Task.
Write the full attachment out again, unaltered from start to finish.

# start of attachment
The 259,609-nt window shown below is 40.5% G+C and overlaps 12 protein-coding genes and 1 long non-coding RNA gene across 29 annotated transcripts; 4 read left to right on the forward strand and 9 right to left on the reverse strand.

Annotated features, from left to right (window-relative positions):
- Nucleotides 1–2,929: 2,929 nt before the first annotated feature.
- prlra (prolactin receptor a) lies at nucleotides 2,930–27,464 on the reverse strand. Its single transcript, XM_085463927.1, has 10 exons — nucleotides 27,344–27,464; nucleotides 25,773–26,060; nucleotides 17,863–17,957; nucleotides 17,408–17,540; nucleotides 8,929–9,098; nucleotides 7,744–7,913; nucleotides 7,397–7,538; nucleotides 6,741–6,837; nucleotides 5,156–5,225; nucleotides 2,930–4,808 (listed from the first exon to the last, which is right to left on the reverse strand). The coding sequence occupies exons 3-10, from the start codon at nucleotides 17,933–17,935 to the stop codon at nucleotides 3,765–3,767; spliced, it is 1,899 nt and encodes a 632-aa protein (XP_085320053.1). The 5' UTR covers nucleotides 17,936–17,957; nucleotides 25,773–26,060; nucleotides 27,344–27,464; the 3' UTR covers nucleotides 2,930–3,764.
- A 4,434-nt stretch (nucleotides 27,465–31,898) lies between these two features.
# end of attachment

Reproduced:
The 259,609-nt window shown below is 40.5% G+C and overlaps 12 protein-coding genes and 1 long non-coding RNA gene across 29 annotated transcripts; 4 read left to right on the forward strand and 9 right to left on the reverse strand.

Annotated features, from left to right (window-relative positions):
- Nucleotides 1–2,929: 2,929 nt before the first annotated feature.
- prlra (prolactin receptor a) lies at nucleotides 2,930–27,464 on the reverse strand. Its single transcript, XM_085463927.1, has 10 exons — nucleotides 27,344–27,464; nucleotides 25,773–26,060; nucleotides 17,863–17,957; nucleotides 17,408–17,540; nucleotides 8,929–9,098; nucleotides 7,744–7,913; nucleotides 7,397–7,538; nucleotides 6,741–6,837; nucleotides 5,156–5,225; nucleotides 2,930–4,808 (listed from the first exon to the last, which is right to left on the reverse strand). The coding sequence occupies exons 3-10, from the start codon at nucleotides 17,933–17,935 to the stop codon at nucleotides 3,765–3,767; spliced, it is 1,899 nt and encodes a 632-aa protein (XP_085320053.1). The 5' UTR covers nucleotides 17,936–17,957; nucleotides 25,773–26,060; nucleotides 27,344–27,464; the 3' UTR covers nucleotides 2,930–3,764.
- A 4,434-nt stretch (nucleotides 27,465–31,898) lies between these two features.